When Lewis and Clark passed through this area in October 1805, they had to ride through many difficult rapids and around huge boulders now inundated by dam floodwaters. They also saw numerous Indian camps and villages “near each other along the shores on both sides of the river.” Native people were here for the fall fishery.
Today, fresh salmon caught in the Columbia River can also be purchased in Roosevelt, Washington. From Highway 14 at Roosevelt, turn toward the river onto Roosevelt Ferry Road. Proceed to the boat launch and the Treaty Fishing Access Site.
Nearby Lake Umatilla is a 110-mile reservoir on the Columbia River. It offers good fishing for smallmouth bass, walleye, and other warm-water species. Sturgeon, steelhead, salmon, can also be caught. Boat launch facilities on the Washington side are available at Plymouth, Paterson, Crow Butte Park, and Roosevelt. On the Oregon shore, boat launch facilities are located at Umatilla, Irrigon, Paterson Ferry, Boardman, Arlington, and John Day River.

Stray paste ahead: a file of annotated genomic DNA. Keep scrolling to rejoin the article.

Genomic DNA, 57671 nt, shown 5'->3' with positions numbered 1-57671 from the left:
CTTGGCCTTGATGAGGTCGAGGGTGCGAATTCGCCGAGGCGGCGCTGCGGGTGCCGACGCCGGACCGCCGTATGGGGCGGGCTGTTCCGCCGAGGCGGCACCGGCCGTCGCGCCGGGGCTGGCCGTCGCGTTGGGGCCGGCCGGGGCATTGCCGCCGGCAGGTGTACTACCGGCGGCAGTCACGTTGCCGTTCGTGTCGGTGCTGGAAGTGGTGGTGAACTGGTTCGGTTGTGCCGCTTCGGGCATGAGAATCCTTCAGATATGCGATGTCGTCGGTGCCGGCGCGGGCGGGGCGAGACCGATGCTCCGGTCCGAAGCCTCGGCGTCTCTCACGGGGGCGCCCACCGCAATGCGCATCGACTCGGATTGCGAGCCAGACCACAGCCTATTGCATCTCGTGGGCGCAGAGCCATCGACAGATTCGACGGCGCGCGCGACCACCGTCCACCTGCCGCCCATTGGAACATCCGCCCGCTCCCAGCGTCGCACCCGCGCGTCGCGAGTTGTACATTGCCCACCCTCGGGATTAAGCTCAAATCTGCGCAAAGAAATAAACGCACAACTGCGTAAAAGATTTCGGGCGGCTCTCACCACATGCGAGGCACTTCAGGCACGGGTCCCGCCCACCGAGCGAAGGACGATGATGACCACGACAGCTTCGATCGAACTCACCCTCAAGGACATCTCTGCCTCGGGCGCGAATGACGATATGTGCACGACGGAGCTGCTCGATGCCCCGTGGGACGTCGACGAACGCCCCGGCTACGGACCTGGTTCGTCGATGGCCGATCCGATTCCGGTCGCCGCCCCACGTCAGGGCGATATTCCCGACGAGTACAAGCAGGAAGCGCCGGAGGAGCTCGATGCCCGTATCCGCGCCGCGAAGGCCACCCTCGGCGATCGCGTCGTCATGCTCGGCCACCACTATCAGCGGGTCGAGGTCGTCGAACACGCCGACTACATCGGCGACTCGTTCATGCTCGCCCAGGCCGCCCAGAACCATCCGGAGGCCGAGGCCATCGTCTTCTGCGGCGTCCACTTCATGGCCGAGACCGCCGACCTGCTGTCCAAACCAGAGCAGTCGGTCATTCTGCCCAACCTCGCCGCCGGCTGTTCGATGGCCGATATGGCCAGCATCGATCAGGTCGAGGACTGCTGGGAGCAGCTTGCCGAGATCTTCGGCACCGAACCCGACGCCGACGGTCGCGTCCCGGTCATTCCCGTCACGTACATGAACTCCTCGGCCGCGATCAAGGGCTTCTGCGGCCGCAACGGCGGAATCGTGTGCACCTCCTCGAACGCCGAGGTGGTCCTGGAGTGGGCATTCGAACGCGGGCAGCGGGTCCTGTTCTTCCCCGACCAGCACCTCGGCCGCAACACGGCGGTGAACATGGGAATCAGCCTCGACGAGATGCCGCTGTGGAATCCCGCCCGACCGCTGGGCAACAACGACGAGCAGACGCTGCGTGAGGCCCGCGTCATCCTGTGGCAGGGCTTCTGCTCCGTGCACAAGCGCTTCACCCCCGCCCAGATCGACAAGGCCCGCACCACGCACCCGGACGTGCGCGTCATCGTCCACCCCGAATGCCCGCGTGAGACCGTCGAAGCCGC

For more information about buying fresh Indian-caught salmon in season, visit the Columbia River Inter-Tribal Fish Commission (CRITFC) website at critfc.org.
The CRITFC mission is to ensure a unified voice in the overall management of the fishery resources, and as managers, to protect reserved treaty rights through the exercise of the inherent sovereign powers of the tribes. The organization includes the Yakama, Umatilla, Warm Springs, and Nez Perce tribes.
Directions: From Highway 14 at Roosevelt, turn toward the river onto Roosevelt Ferry Road. Proceed to the boat launch and the Treaty Fishing Access Site